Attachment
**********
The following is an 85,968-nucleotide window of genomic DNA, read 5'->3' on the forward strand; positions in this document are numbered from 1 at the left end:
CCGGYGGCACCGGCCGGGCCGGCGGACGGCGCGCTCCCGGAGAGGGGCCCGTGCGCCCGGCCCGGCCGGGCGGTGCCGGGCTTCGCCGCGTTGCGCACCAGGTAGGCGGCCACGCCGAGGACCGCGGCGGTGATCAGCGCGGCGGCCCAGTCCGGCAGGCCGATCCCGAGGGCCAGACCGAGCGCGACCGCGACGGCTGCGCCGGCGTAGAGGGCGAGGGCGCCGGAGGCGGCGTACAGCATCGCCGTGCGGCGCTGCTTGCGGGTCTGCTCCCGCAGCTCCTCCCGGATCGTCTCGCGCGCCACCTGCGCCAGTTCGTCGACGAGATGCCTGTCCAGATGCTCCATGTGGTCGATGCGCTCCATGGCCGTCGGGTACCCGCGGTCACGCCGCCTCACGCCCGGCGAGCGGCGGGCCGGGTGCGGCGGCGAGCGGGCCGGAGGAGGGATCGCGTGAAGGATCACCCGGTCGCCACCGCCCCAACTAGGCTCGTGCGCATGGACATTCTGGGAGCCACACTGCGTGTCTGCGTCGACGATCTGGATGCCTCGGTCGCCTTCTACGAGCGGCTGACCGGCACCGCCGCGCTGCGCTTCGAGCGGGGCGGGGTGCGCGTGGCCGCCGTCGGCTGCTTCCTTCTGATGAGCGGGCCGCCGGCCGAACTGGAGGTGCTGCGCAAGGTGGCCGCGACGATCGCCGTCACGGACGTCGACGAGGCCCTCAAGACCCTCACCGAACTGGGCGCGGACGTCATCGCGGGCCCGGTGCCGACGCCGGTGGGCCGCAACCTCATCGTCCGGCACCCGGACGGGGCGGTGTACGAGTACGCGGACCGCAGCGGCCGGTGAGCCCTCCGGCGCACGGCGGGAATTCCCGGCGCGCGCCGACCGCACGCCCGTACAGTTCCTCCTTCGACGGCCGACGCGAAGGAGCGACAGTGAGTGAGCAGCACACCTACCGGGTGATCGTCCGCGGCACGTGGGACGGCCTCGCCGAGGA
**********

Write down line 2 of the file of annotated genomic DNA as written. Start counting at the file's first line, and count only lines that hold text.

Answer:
CCGGYGGCACCGGCCGGGCCGGCGGACGGCGCGCTCCCGGAGAGGGGCCCGTGCGCCCGGCCCGGCCGGGCGGTGCCGGGCTTCGCCGCGTTGCGCACCAGGTAGGCGGCCACGCCGAGGACCGCGGCGGTGATCAGCGCGGCGGCCCAGTCCGGCAGGCCGATCCCGAGGGCCAGACCGAGCGCGACCGCGACGGCTGCGCCGGCGTAGAGGGCGAGGGCGCCGGAGGCGGCGTACAGCATCGCCGTGCGGCGCTGCTTGCGGGTCTGCTCCCGCAGCTCCTCCCGGATCGTCTCGCGCGCCACCTGCGCCAGTTCGTCGACGAGATGCCTGTCCAGATGCTCCATGTGGTCGATGCGCTCCATGGCCGTCGGGTACCCGCGGTCACGCCGCCTCACGCCCGGCGAGCGGCGGGCCGGGTGCGGCGGCGAGCGGGCCGGAGGAGGGATCGCGTGAAGGATCACCCGGTCGCCACCGCCCCAACTAGGCTCGTGCGCATGGACATTCTGGGAGCCACACTGCGTGTCTGCGTCGACGATCTGGATGCCTCGGTCGCCTTCTACGAGCGGCTGACCGGCACCGCCGCGCTGCGCTTCGAGCGGGGCGGGGTGCGCGTGGCCGCCGTCGGCTGCTTCCTTCTGATGAGCGGGCCGCCGGCCGAACTGGAGGTGCTGCGCAAGGTGGCCGCGACGATCGCCGTCACGGACGTCGACGAGGCCCTCAAGACCCTCACCGAACTGGGCGCGGACGTCATCGCGGGCCCGGTGCCGACGCCGGTGGGCCGCAACCTCATCGTCCGGCACCCGGACGGGGCGGTGTACGAGTACGCGGACCGCAGCGGCCGGTGAGCCCTCCGGCGCACGGCGGGAATTCCCGGCGCGCGCCGACCGCACGCCCGTACAGTTCCTCCTTCGACGGCCGACGCGAAGGAGCGACAGTGAGTGAGCAGCACACCTACCGGGTGATCGTCCGCGGCACGTGGGACGGCCTCGCCGAGGA